On a recent fossil hunting trip, I found a small fossil that an expert identified for me as an ammonite beak. He told me such fossils are not uncommon, but are not normally found with their parent shell due to the decay of the soft tissues holding the beak in place.
I know that under some unusual conditions, (i.e. the Burgess Shale) the soft tissues of animals can be preserved. And a quick google search reveals that there are rare belemnite fossils with their tentacles in place.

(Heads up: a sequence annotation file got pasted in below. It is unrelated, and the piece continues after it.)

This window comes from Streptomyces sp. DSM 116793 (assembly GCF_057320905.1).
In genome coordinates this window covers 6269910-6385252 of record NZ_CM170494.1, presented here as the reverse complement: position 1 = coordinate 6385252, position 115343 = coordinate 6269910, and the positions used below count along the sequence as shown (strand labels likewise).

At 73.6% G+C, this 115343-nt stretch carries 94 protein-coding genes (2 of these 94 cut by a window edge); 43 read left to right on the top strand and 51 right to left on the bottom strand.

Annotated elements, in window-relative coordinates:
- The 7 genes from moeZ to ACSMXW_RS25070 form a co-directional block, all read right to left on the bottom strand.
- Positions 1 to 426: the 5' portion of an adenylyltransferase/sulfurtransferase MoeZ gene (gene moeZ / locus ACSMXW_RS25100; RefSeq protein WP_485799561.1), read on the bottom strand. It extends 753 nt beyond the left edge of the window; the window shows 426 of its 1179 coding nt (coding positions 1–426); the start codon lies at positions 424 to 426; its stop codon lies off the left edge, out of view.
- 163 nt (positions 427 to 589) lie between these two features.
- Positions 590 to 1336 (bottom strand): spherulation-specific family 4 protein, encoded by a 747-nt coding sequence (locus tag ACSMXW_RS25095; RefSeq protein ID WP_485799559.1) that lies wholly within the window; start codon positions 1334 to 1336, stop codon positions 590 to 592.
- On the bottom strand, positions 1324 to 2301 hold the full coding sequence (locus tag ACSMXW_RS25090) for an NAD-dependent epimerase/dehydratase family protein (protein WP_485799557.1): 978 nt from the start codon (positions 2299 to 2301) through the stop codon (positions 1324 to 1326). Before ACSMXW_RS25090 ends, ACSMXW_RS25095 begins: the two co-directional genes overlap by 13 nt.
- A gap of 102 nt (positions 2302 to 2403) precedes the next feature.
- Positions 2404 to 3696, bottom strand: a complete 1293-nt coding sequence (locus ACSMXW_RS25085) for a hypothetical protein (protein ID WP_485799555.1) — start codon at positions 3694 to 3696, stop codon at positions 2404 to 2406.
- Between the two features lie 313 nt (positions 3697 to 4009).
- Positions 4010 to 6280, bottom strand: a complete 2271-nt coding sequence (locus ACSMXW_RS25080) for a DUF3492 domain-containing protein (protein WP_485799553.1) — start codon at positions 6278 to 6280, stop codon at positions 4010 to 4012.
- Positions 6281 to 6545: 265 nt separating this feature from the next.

However I can find no reference to any ammonite fossils, nor any of the orthocone clades, with soft part preservation.
Shells of similar shape and structure are not unknown in other groups of mollusic (i.e gastropods). So: what characteristics of the shell make taxonomists sure that ammonites and orthocones are cephalopods rather than some other kind of mollusc?